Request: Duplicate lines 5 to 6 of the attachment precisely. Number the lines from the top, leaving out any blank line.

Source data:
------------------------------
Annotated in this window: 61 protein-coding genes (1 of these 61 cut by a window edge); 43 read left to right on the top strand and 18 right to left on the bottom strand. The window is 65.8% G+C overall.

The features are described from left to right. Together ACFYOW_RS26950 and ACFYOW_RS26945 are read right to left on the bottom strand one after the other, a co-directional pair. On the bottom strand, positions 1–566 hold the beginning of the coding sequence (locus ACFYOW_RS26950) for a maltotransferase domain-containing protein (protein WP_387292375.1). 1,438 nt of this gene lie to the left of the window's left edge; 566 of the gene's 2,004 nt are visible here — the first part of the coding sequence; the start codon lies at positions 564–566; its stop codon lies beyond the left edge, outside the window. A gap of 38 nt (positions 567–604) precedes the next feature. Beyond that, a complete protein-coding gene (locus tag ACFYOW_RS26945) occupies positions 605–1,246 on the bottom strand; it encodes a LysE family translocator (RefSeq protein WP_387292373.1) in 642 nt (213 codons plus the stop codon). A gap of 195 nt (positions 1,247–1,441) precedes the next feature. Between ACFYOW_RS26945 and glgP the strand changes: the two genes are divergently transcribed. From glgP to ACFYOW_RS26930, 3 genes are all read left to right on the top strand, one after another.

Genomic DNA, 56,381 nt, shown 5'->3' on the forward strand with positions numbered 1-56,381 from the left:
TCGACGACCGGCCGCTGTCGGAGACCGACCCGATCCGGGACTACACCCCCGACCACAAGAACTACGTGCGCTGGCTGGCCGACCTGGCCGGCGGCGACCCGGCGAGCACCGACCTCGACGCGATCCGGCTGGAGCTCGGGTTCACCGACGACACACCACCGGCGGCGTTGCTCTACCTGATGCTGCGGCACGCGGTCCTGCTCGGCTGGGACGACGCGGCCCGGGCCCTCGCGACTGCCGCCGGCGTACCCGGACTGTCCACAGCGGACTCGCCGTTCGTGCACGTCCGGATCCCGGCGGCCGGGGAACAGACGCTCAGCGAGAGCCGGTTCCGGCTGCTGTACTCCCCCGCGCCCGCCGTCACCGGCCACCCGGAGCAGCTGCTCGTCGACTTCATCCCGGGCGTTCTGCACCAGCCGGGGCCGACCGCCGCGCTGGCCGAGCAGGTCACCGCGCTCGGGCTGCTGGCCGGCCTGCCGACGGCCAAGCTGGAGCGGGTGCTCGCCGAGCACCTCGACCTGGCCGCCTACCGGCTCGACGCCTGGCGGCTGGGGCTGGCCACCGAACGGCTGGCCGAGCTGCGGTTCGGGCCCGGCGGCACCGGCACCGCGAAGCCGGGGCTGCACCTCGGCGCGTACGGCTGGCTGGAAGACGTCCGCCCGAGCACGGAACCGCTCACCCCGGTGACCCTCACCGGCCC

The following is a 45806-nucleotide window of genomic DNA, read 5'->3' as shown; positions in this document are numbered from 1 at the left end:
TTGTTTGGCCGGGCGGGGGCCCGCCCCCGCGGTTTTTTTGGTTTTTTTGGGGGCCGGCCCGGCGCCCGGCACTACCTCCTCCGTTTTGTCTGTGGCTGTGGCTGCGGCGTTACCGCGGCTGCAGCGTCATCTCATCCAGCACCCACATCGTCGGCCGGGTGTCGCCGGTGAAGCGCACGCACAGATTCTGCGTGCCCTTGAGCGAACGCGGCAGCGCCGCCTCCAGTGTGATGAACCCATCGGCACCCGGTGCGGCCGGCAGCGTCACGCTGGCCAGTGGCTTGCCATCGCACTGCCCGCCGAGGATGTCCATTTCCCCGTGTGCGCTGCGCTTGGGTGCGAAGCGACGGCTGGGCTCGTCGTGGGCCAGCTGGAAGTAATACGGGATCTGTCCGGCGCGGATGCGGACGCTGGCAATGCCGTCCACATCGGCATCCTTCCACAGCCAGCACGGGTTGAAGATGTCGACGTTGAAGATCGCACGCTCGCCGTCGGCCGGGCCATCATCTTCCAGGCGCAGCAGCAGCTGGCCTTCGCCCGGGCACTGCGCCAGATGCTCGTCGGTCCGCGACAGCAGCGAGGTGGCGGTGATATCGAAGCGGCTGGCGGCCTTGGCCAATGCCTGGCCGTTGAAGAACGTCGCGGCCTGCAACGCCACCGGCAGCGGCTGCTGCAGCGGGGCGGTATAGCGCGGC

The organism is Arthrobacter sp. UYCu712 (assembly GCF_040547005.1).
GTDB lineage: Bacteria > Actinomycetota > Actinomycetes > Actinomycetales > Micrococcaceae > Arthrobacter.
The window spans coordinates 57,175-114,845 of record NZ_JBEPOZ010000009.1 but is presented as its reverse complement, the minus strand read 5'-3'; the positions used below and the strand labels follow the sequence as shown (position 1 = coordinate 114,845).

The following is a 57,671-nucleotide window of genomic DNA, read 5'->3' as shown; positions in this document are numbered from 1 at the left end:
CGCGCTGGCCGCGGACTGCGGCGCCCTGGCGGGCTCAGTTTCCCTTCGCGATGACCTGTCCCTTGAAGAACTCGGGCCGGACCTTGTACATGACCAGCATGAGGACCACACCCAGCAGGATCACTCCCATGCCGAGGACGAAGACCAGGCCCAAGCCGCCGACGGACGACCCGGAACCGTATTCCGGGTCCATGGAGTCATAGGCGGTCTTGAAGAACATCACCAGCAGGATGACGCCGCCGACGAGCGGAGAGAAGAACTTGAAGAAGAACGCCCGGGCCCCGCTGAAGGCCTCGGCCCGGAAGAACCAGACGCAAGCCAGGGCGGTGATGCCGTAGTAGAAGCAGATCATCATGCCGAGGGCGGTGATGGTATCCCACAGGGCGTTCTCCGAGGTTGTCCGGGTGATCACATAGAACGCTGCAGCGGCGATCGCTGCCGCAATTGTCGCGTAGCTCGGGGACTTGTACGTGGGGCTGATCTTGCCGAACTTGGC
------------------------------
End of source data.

The following is a 45806-nucleotide window of genomic DNA, read 5'->3' as shown; positions in this document are numbered from 1 at the left end:
TTGTTTGGCCGGGCGGGGGCCCGCCCCCGCGGTTTTTTTGGTTTTTTTGGGGGCCGGCCCGGCGCCCGGCACTACCTCCTCCGTTTTGTCTGTGGCTGTGGCTGCGGCGTTACCGCGGCTGCAGCGTCATCTCATCCAGCACCCACATCGTCGGCCGGGTGTCGCCGGTGAAGCGCACGCACAGATTCTGCGTGCCCTTGAGCGAACGCGGCAGCGCCGCCTCCAGTGTGATGAACCCATCGGCACCCGGTGCGGCCGGCAGCGTCACGCTGGCCAGTGGCTTGCCATCGCACTGCCCGCCGAGGATGTCCATTTCCCCGTGTGCGCTGCGCTTGGGTGCGAAGCGACGGCTGGGCTCGTCGTGGGCCAGCTGGAAGTAATACGGGATCTGTCCGGCGCGGATGCGGACGCTGGCAATGCCGTCCACATCGGCATCCTTCCACAGCCAGCACGGGTTGAAGATGTCGACGTTGAAGATCGCACGCTCGCCGTCGGCCGGGCCATCATCTTCCAGGCGCAGCAGCAGCTGGCCTTCGCCCGGGCACTGCGCCAGATGCTCGTCGGTCCGCGACAGCAGCGAGGTGGCGGTGATATCGAAGCGGCTGGCGGCCTTGGCCAATGCCTGGCCGTTGAAGAACGTCGCGGCCTGCAACGCCACCGGCAGCGGCTGCTGCAGCGGGGCGGTATAGCGCGGC